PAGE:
I hate every single console name given to the xbox post the 360 era. It's like a bunch of clowns at MS going all in on the worst names possible. Xbox One? Xbox One X? Xbox Series X? Xbox Series S? MS should fire everyone in the PR department who thought any of those names were a good idea. Xbox Durango and Xbox Scorpio were by far better names for the systems.
 
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Woopah

Member
The data we have already shows that the sales curve of the the Wii and the Switch are nothing alike. The questions of "will it fall off like the Wii" has been answered and the answer is no.

Now whether Nintendo can translate that success onto the next platform is down to them. They certainly have it in them to completely fuck it up. But I would say they are in a much better situation this time:
  • When they were preparing for Wii U, Nintendo was working on 4 different game pipelines (Wii, Wii U, DS, 3DS). When the successor comes Nintendo will only be working on 2 pipelines (or even only 1 if they go for a period of cross gen). If you compare the line-up for Wii in its 5th year and the line up for Switch in its 5th year, its night and day.
  • Third party support for Switch is moving in the right direction, at the end f the Wii's life third party support was moving in the wrong direction
  • Nvida's DLSS technology will help Nintendo continue to get some third party support
We'll need to know more about Switch 2 before coming to a stronger conclusion, but the signs at least are positive.
 
With the success of the Switch, I don't see how Nintendo can ever again release a traditional console. The portable model is the way to go.
 

blacktout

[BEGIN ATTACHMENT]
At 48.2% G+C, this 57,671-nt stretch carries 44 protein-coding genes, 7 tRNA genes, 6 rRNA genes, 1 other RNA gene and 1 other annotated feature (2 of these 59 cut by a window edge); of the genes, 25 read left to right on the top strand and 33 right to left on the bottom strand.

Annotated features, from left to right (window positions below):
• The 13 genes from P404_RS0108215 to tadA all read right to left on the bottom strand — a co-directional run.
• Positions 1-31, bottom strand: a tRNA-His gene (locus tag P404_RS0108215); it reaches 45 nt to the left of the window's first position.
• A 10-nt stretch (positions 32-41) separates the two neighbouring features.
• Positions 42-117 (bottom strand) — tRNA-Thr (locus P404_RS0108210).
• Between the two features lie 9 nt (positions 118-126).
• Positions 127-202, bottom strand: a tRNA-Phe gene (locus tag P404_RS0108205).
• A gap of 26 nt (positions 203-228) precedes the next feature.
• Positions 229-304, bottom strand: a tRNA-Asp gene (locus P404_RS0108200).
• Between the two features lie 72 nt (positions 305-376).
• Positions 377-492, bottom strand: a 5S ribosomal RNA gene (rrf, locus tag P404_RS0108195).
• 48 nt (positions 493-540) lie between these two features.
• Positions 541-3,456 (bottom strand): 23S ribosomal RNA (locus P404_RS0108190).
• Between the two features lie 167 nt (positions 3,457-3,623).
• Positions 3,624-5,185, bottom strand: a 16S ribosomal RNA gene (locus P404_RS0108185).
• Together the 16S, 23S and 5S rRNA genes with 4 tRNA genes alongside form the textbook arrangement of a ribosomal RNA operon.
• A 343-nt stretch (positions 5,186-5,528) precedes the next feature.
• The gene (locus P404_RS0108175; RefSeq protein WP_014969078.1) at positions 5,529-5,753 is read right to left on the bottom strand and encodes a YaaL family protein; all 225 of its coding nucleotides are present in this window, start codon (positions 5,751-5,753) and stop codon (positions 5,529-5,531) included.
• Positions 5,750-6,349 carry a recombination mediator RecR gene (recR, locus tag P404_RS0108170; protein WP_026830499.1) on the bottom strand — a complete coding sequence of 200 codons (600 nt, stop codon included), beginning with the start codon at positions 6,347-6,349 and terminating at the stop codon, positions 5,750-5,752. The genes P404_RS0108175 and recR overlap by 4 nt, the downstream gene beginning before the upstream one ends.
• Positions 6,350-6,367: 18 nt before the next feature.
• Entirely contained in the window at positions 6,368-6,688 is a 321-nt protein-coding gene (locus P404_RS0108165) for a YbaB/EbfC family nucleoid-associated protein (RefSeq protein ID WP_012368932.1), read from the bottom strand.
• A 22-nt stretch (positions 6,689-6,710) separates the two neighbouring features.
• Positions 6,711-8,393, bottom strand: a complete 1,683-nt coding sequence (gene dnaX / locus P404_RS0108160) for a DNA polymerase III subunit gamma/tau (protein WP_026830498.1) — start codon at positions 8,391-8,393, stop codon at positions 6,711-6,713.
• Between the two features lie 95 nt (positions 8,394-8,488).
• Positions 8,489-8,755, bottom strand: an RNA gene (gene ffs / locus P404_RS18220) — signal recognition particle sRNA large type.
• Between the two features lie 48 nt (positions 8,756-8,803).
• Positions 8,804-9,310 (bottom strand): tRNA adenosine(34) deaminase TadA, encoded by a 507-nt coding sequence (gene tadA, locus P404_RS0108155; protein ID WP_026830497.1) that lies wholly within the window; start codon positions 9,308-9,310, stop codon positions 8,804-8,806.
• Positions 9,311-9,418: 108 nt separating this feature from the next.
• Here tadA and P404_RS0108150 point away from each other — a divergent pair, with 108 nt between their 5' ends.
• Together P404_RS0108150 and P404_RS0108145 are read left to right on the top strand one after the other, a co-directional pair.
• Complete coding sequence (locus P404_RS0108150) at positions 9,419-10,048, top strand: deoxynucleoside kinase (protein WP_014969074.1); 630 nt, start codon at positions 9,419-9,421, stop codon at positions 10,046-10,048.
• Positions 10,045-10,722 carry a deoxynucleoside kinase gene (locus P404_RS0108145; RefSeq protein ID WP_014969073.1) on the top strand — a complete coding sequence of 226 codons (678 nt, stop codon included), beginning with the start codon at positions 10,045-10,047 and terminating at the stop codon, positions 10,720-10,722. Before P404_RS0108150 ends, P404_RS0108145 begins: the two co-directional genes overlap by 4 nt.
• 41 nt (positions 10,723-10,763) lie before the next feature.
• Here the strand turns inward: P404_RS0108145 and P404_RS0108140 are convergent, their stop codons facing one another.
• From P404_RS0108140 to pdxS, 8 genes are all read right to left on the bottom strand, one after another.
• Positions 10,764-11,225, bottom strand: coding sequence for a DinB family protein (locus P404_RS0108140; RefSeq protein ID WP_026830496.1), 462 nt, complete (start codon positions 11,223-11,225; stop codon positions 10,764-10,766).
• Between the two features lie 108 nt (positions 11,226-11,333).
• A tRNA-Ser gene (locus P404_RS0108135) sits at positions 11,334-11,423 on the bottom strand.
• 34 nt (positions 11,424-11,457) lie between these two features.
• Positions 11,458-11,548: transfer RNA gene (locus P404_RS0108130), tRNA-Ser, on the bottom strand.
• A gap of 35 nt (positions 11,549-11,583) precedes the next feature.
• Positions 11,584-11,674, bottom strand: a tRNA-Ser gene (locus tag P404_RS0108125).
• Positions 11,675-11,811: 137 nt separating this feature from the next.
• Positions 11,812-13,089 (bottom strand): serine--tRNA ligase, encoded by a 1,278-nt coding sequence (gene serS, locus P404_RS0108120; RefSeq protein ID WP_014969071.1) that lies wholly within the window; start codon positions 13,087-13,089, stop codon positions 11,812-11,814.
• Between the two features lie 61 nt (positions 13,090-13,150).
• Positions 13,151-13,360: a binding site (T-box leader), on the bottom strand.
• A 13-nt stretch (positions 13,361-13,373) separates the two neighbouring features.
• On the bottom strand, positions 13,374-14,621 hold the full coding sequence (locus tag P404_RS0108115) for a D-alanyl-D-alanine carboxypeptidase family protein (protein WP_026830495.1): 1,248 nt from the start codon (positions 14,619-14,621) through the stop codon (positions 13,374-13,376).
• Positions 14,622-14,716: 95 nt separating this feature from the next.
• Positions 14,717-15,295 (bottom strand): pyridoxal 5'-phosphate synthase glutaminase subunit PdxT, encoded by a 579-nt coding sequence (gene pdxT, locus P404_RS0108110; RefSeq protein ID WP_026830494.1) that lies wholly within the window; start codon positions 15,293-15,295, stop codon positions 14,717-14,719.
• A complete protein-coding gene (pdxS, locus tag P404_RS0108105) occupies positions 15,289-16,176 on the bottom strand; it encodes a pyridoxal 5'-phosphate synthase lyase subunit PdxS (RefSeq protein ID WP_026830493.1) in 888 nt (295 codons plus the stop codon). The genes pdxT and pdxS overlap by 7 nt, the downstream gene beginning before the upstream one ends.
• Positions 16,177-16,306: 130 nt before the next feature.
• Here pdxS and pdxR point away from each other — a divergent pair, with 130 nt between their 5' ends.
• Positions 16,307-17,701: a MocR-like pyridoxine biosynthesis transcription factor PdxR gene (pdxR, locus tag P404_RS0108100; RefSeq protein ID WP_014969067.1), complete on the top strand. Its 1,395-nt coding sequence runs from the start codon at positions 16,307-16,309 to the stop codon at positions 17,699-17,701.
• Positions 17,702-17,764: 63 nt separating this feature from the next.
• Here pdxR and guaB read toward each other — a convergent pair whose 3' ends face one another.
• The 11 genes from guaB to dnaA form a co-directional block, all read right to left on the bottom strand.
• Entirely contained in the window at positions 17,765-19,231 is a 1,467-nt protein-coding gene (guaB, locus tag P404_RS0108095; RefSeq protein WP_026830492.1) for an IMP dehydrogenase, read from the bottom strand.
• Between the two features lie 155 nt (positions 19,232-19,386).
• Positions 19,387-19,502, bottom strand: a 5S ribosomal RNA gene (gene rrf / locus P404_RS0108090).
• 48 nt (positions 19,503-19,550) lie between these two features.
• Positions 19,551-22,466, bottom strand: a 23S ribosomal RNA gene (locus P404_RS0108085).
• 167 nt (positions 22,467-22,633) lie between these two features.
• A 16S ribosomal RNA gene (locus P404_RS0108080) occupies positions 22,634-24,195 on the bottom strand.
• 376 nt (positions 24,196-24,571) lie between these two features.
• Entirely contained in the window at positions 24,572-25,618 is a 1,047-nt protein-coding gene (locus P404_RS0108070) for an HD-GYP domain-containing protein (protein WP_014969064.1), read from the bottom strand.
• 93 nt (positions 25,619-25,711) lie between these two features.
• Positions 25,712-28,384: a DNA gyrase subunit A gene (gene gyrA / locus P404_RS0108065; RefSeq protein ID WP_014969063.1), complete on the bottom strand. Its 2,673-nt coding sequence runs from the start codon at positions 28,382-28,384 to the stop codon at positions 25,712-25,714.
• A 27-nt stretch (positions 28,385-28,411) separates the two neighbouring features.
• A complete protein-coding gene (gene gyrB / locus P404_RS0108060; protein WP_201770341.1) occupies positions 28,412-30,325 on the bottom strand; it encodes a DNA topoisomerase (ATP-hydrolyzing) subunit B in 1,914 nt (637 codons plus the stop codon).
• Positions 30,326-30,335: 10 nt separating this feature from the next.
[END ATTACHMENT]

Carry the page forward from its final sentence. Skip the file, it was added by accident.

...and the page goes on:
Member
Holy shit, almost every sentence of the original post contains disingenuous spin or outright untruths. I'd elaborate, but this is standard operating procedure for this poster and I know there's no point.

Edit: Not sure if the title was changed by the OP or a mod, but this new one is much better (and a much fairer question), though the poll question is still pretty oddly worded.
 
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64bitmodels

Reverse groomer.
With the switch 2....all they need is a more powerful switch, with a couple of upgrades and done, people will buy in droves
i mean, people said that about the Wii and yet they ended up making the Wii U.
I doubt they won't just make a switch 2 though, seeing as how this is post iwata Nintendo (switch was a concept that he came up with) so without the man who was coming up with all the crazy console concepts, Nintendo might as well stick with the console that has made them the most money in their entire lifetime
 

MrA

Member
Holy shit, almost every sentence of the original post contains disengenous spin or outright untruths. I'd elaborate, but this is standard operating procedure for this poster and I know there's no point.